- Chemotherapy Principles
- What is chemotherapy?
- How chemotherapy works
- The goals of chemotherapy
- Different types of chemotherapy drugs
- Deciding which chemotherapy drugs to use
- Planning drug doses and schedules
- Where is chemotherapy given?
- How is chemotherapy given?
- Safety precautions
- Chemotherapy side effects
- Questions to ask about chemotherapy
- What’s new in chemotherapy research?
- To learn more
For health professionals
Many chemotherapy drugs are considered hazardous to healthy people. That’s why the nurses and doctors who give chemotherapy will take precautions to avoid direct contact with the drugs while giving them to you.
Chemotherapy drugs can be dangerous to others in these ways:
- They can cause abnormal changes in DNA. (They are mutagenic.)
- They may be able to alter development of a fetus or embryo, leading to birth defects. (They are teratogenic.)
- They may be able to cause another type of cancer. (They are carcinogenic.)
- Some may cause skin irritation or damage.
Nurses may wear special gloves, goggles, and gowns when preparing and giving you chemotherapy. Pharmacists or nurses prepare the drugs in areas with special ventilation systems to avoid spattering and/or inhaling the droplets that can form while mixing.
If you’re in the hospital, the health care professionals caring for you may use special precautions when they handle your urine and stool for a few days after treatment. This is because your body waste may contain the drugs. If you get chemotherapy at home, you will be given special instructions and precautions to ensure the safety of your caregivers and those living with you.
Special procedures are used to dispose of materials that were used to mix and give the drugs. There are separate plastic containers to dispose of sharp items, syringes, IV tubing, and medicine bags. Gowns and gloves are disposed of in special bags. If there are any visible leaks or spills, special precautions are used to clean up the drugs.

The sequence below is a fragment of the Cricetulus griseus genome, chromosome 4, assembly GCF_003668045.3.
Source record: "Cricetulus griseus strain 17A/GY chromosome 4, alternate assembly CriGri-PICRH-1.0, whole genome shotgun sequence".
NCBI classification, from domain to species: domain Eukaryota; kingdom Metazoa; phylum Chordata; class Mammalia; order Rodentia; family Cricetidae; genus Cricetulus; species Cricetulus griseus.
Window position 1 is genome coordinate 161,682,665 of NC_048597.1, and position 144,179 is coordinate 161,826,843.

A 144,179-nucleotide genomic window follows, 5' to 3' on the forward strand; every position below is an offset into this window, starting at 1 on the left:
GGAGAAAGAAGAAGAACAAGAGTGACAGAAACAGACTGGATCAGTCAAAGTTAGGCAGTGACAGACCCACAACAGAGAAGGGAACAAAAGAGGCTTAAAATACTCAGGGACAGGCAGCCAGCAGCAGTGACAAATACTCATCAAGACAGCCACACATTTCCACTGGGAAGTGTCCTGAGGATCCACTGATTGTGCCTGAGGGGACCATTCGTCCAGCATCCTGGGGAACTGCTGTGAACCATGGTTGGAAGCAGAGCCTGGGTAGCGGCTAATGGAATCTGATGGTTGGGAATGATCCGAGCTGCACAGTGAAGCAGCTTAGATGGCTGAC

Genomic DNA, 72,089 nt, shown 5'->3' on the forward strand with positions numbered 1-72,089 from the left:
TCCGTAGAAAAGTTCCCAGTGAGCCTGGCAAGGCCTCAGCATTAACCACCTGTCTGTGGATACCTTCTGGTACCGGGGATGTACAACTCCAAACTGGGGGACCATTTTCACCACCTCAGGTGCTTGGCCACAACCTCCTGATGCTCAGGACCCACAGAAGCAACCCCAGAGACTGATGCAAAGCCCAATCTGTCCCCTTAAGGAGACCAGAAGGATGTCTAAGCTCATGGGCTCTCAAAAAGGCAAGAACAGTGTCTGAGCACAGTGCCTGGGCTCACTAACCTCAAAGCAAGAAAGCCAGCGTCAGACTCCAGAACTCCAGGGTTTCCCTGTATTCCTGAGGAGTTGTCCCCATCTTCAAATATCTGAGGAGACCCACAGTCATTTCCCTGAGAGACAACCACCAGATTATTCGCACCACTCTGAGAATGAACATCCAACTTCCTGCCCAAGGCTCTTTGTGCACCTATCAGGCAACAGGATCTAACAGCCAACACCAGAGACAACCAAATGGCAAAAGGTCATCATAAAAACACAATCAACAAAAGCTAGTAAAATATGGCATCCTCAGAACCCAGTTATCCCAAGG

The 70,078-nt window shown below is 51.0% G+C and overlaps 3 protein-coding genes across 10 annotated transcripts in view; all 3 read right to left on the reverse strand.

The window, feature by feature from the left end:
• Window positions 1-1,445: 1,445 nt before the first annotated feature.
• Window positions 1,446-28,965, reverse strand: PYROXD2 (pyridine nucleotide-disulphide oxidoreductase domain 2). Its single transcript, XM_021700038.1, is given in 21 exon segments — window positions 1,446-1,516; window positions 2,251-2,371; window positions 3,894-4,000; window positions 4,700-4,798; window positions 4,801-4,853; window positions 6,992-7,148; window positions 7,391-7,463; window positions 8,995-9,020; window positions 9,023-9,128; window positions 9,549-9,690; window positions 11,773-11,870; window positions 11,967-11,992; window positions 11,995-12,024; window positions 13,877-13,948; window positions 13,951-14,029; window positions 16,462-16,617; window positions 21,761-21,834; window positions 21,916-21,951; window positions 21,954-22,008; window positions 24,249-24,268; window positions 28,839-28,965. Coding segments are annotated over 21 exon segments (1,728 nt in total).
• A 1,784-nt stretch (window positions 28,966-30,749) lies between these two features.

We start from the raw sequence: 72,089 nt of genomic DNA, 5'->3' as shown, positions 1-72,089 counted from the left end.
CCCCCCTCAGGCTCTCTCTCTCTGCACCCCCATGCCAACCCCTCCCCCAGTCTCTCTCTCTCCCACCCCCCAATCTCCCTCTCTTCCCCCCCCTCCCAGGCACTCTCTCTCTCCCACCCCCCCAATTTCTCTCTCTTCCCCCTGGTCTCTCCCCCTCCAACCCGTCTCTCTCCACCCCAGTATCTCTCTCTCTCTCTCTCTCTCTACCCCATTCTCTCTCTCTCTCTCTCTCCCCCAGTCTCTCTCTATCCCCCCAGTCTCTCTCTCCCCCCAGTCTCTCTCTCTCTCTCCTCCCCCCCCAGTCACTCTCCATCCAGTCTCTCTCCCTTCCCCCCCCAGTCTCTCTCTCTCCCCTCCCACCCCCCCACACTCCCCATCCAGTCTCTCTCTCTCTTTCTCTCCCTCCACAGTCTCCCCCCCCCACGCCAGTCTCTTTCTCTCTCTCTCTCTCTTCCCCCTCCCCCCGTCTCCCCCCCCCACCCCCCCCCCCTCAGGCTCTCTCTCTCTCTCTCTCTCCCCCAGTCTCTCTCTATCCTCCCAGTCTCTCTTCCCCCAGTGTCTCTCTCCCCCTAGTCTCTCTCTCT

For patients and their loved ones
There are many things you can do during and after chemotherapy to keep yourself and your loved ones from being affected by the drugs while your body is getting rid of them. It takes about 48 hours for your body to break down and/or get rid of most chemo drugs.
Most of this comes out in your body fluids — urine, stool, tears, saliva, and vomit. The drugs are also found in your blood. When these drugs leave your body as waste, they can harm or irritate skin — even other people’s skin. Keep in mind that for this reason, toilets can be a hazard for children and pets and it’s important to be careful. Talk to your doctor about these and any other precautions you should follow.
During and for 48 hours after you finish getting chemotherapy:
- Flush the toilet twice after you use it. Put the lid down before flushing to avoid splashing. If possible, you might want to use a separate toilet during this time.
- Both men and women should sit on the toilet to use it. This cuts down on splashing.
- Always wash your hands with warm water and soap after using the toilet. Use paper towels to dry your hands.
- If you vomit into the toilet, clean off all splashes and flush twice. If you vomit into a bucket or basin, carefully empty it into the toilet without splashing the contents and flush twice. Wash out the bucket with hot soapy water and rinse it, emptying the wash and rinse water into the toilet, then flushing it. Dry the bucket with paper towels and throw them away.
- Caregivers should wear throw-away waterproof gloves if they need to touch any of your body fluids. (These can be bought in most drug stores.) They should always wash their hands with warm water and soap afterward — even if they wore gloves.
- If a caregiver does come in contact with any of your body fluids they should wash the area very well with warm soap and water. Although this isn’t likely to cause any harm, try to take extra care to avoid this. At your next visit, let your doctor know this happened. Being exposed frequently may lead to problems.
- Use a condom during sex and do so for about 2 weeks. The drugs can be found in semen and vaginal secretions. (You may want to ask your doctor how long you should do this.)
- Drugs might also be found in saliva, so avoid deep kissing and sharing food or drinks with others. Clean flatware and dishes thoroughly with soap and warm water and rinse well before washing a second time with the other dishes.
- Any clothes or sheets that have body fluids on them should be washed in your washing machine — not by hand. Wash them twice in hot water with regular laundry detergent. Do not wash them with other clothes. If they cannot be washed right away seal them in a plastic bag.
- If using throw-away adult diapers, underwear, or sanitary pads, seal them in plastic and throw them away with your regular trash.
Last Medical Review: 02/07/2013
Last Revised: 02/07/2013